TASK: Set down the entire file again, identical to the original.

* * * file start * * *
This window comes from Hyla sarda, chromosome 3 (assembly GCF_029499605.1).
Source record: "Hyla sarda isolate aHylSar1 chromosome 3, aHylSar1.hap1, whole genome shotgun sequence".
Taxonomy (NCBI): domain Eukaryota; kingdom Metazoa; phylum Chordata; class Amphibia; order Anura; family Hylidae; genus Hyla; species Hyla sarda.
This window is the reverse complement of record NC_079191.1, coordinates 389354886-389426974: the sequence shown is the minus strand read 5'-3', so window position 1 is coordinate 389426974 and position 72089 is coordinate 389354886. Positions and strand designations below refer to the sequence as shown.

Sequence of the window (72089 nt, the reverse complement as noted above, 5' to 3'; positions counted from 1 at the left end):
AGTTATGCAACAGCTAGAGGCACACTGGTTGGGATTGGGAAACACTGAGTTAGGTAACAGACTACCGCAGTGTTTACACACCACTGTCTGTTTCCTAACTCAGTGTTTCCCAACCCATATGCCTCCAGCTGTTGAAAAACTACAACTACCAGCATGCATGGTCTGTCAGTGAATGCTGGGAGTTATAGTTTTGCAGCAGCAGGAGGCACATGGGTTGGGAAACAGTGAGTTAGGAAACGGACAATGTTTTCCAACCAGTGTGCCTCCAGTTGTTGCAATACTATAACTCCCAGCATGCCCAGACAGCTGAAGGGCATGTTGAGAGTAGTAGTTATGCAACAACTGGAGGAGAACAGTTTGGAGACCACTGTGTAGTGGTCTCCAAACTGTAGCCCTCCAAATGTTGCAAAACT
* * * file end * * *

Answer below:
This window comes from Hyla sarda, chromosome 3 (assembly GCF_029499605.1).
Source record: "Hyla sarda isolate aHylSar1 chromosome 3, aHylSar1.hap1, whole genome shotgun sequence".
Taxonomy (NCBI): domain Eukaryota; kingdom Metazoa; phylum Chordata; class Amphibia; order Anura; family Hylidae; genus Hyla; species Hyla sarda.
This window is the reverse complement of record NC_079191.1, coordinates 389354886-389426974: the sequence shown is the minus strand read 5'-3', so window position 1 is coordinate 389426974 and position 72089 is coordinate 389354886. Positions and strand designations below refer to the sequence as shown.

Sequence of the window (72089 nt, the reverse complement as noted above, 5' to 3'; positions counted from 1 at the left end):
AGTTATGCAACAGCTAGAGGCACACTGGTTGGGATTGGGAAACACTGAGTTAGGTAACAGACTACCGCAGTGTTTACACACCACTGTCTGTTTCCTAACTCAGTGTTTCCCAACCCATATGCCTCCAGCTGTTGAAAAACTACAACTACCAGCATGCATGGTCTGTCAGTGAATGCTGGGAGTTATAGTTTTGCAGCAGCAGGAGGCACATGGGTTGGGAAACAGTGAGTTAGGAAACGGACAATGTTTTCCAACCAGTGTGCCTCCAGTTGTTGCAATACTATAACTCCCAGCATGCCCAGACAGCTGAAGGGCATGTTGAGAGTAGTAGTTATGCAACAACTGGAGGAGAACAGTTTGGAGACCACTGTGTAGTGGTCTCCAAACTGTAGCCCTCCAAATGTTGCAAAACT